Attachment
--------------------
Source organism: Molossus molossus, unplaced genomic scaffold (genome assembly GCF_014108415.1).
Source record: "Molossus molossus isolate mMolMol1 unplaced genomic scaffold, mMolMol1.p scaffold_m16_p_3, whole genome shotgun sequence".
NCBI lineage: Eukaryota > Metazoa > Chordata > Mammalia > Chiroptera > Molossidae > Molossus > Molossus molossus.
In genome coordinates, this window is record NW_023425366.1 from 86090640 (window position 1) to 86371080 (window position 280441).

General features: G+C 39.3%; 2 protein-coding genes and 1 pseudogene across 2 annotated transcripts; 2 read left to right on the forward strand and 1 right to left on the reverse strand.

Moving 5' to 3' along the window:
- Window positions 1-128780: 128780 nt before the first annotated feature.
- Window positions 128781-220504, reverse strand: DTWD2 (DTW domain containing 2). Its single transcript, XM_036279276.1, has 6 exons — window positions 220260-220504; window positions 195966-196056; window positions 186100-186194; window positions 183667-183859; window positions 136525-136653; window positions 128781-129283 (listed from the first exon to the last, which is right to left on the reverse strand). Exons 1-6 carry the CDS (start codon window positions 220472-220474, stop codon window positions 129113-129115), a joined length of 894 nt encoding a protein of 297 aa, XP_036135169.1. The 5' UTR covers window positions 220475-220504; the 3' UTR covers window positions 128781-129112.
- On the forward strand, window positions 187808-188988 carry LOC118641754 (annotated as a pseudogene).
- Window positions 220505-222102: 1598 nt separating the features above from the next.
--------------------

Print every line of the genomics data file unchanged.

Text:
Source organism: Molossus molossus, unplaced genomic scaffold (genome assembly GCF_014108415.1).
Source record: "Molossus molossus isolate mMolMol1 unplaced genomic scaffold, mMolMol1.p scaffold_m16_p_3, whole genome shotgun sequence".
NCBI lineage: Eukaryota > Metazoa > Chordata > Mammalia > Chiroptera > Molossidae > Molossus > Molossus molossus.
In genome coordinates, this window is record NW_023425366.1 from 86090640 (window position 1) to 86371080 (window position 280441).

General features: G+C 39.3%; 2 protein-coding genes and 1 pseudogene across 2 annotated transcripts; 2 read left to right on the forward strand and 1 right to left on the reverse strand.

Moving 5' to 3' along the window:
- Window positions 1-128780: 128780 nt before the first annotated feature.
- Window positions 128781-220504, reverse strand: DTWD2 (DTW domain containing 2). Its single transcript, XM_036279276.1, has 6 exons — window positions 220260-220504; window positions 195966-196056; window positions 186100-186194; window positions 183667-183859; window positions 136525-136653; window positions 128781-129283 (listed from the first exon to the last, which is right to left on the reverse strand). Exons 1-6 carry the CDS (start codon window positions 220472-220474, stop codon window positions 129113-129115), a joined length of 894 nt encoding a protein of 297 aa, XP_036135169.1. The 5' UTR covers window positions 220475-220504; the 3' UTR covers window positions 128781-129112.
- On the forward strand, window positions 187808-188988 carry LOC118641754 (annotated as a pseudogene).
- Window positions 220505-222102: 1598 nt separating the features above from the next.